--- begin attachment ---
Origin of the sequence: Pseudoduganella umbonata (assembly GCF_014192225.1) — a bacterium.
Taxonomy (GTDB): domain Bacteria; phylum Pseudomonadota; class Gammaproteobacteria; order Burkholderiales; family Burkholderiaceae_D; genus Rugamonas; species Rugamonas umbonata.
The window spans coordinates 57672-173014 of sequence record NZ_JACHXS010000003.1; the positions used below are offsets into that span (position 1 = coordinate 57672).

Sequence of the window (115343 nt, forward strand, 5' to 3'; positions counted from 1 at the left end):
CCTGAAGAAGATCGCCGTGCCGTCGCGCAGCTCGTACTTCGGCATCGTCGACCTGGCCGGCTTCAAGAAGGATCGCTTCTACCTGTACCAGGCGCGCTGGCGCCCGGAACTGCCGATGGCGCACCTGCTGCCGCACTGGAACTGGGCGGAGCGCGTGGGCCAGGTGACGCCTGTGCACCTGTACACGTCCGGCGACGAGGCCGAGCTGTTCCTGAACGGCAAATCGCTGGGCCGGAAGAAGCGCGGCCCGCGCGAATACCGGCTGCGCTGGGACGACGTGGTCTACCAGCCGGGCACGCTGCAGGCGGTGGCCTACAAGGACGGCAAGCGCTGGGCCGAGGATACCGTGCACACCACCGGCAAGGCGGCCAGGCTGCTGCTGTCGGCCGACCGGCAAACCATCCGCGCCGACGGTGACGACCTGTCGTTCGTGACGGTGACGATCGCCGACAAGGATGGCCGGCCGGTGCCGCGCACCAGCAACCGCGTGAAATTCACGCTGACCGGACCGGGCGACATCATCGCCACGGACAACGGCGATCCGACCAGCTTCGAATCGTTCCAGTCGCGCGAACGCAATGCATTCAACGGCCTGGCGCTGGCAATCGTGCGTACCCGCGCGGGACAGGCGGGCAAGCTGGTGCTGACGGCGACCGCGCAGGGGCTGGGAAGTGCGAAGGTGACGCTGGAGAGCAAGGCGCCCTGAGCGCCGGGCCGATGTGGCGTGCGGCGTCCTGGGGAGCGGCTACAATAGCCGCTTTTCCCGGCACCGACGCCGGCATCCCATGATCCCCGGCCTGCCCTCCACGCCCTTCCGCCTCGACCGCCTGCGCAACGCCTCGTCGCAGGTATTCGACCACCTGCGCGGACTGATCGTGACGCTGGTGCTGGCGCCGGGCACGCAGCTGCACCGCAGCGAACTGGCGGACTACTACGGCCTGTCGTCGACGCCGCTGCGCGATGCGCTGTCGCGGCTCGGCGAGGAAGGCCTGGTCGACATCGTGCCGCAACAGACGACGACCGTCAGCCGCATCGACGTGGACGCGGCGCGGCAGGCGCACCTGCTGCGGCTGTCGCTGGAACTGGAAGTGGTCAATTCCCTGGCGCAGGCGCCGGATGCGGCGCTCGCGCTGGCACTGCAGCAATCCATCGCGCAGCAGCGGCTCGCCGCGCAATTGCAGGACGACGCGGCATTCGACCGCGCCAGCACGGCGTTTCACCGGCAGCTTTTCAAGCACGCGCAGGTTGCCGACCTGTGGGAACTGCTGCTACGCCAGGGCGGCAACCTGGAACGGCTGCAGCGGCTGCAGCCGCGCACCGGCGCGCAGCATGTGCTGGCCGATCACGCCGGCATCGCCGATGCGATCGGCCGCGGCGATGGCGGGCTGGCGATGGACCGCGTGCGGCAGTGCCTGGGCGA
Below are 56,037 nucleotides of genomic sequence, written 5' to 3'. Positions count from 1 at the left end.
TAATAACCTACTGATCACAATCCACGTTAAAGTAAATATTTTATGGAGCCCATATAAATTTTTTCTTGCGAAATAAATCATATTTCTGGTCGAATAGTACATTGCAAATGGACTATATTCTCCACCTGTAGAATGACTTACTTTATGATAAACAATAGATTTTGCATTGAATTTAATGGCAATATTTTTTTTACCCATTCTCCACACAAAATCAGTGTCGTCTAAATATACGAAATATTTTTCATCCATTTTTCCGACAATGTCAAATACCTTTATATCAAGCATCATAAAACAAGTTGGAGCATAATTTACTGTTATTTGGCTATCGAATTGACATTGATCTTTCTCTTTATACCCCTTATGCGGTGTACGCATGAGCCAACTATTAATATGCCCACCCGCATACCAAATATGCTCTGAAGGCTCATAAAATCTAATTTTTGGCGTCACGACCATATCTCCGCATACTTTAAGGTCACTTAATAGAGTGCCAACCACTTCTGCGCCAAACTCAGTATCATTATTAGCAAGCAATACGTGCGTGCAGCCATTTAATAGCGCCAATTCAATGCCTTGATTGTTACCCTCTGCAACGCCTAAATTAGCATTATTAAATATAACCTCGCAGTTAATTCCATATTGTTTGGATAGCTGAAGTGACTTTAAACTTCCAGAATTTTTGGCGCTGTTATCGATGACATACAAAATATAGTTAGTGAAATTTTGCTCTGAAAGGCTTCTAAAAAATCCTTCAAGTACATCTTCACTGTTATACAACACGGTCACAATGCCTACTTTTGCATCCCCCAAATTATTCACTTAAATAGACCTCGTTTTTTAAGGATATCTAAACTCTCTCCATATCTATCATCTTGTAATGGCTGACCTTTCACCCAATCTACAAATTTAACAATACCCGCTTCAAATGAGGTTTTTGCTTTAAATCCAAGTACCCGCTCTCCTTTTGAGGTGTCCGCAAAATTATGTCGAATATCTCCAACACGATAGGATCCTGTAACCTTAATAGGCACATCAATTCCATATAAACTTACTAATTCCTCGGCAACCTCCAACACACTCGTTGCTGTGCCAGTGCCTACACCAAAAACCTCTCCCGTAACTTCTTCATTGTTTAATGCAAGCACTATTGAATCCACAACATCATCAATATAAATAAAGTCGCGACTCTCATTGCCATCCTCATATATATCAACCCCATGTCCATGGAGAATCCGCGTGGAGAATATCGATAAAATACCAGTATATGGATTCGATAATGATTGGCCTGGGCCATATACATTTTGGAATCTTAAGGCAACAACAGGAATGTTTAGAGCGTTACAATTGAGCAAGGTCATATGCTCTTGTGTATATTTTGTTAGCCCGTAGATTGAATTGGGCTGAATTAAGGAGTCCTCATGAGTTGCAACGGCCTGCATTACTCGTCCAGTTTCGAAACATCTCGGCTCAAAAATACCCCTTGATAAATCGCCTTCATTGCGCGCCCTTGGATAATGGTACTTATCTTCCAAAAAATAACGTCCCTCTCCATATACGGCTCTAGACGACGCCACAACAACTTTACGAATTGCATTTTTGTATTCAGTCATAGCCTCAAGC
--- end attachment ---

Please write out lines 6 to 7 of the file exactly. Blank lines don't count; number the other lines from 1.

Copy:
Below are 56,037 nucleotides of genomic sequence, written 5' to 3'. Positions count from 1 at the left end.
TAATAACCTACTGATCACAATCCACGTTAAAGTAAATATTTTATGGAGCCCATATAAATTTTTTCTTGCGAAATAAATCATATTTCTGGTCGAATAGTACATTGCAAATGGACTATATTCTCCACCTGTAGAATGACTTACTTTATGATAAACAATAGATTTTGCATTGAATTTAATGGCAATATTTTTTTTACCCATTCTCCACACAAAATCAGTGTCGTCTAAATATACGAAATATTTTTCATCCATTTTTCCGACAATGTCAAATACCTTTATATCAAGCATCATAAAACAAGTTGGAGCATAATTTACTGTTATTTGGCTATCGAATTGACATTGATCTTTCTCTTTATACCCCTTATGCGGTGTACGCATGAGCCAACTATTAATATGCCCACCCGCATACCAAATATGCTCTGAAGGCTCATAAAATCTAATTTTTGGCGTCACGACCATATCTCCGCATACTTTAAGGTCACTTAATAGAGTGCCAACCACTTCTGCGCCAAACTCAGTATCATTATTAGCAAGCAATACGTGCGTGCAGCCATTTAATAGCGCCAATTCAATGCCTTGATTGTTACCCTCTGCAACGCCTAAATTAGCATTATTAAATATAACCTCGCAGTTAATTCCATATTGTTTGGATAGCTGAAGTGACTTTAAACTTCCAGAATTTTTGGCGCTGTTATCGATGACATACAAAATATAGTTAGTGAAATTTTGCTCTGAAAGGCTTCTAAAAAATCCTTCAAGTACATCTTCACTGTTATACAACACGGTCACAATGCCTACTTTTGCATCCCCCAAATTATTCACTTAAATAGACCTCGTTTTTTAAGGATATCTAAACTCTCTCCATATCTATCATCTTGTAATGGCTGACCTTTCACCCAATCTACAAATTTAACAATACCCGCTTCAAATGAGGTTTTTGCTTTAAATCCAAGTACCCGCTCTCCTTTTGAGGTGTCCGCAAAATTATGTCGAATATCTCCAACACGATAGGATCCTGTAACCTTAATAGGCACATCAATTCCATATAAACTTACTAATTCCTCGGCAACCTCCAACACACTCGTTGCTGTGCCAGTGCCTACACCAAAAACCTCTCCCGTAACTTCTTCATTGTTTAATGCAAGCACTATTGAATCCACAACATCATCAATATAAATAAAGTCGCGACTCTCATTGCCATCCTCATATATATCAACCCCATGTCCATGGAGAATCCGCGTGGAGAATATCGATAAAATACCAGTATATGGATTCGATAATGATTGGCCTGGGCCATATACATTTTGGAATCTTAAGGCAACAACAGGAATGTTTAGAGCGTTACAATTGAGCAAGGTCATATGCTCTTGTGTATATTTTGTTAGCCCGTAGATTGAATTGGGCTGAATTAAGGAGTCCTCATGAGTTGCAACGGCCTGCATTACTCGTCCAGTTTCGAAACATCTCGGCTCAAAAATACCCCTTGATAAATCGCCTTCATTGCGCGCCCTTGGATAATGGTACTTATCTTCCAAAAAATAACGTCCCTCTCCATATACGGCTCTAGACGACGCCACAACAACTTTACGAATTGCATTTTTGTATTCAGTCATAGCCTCAAGC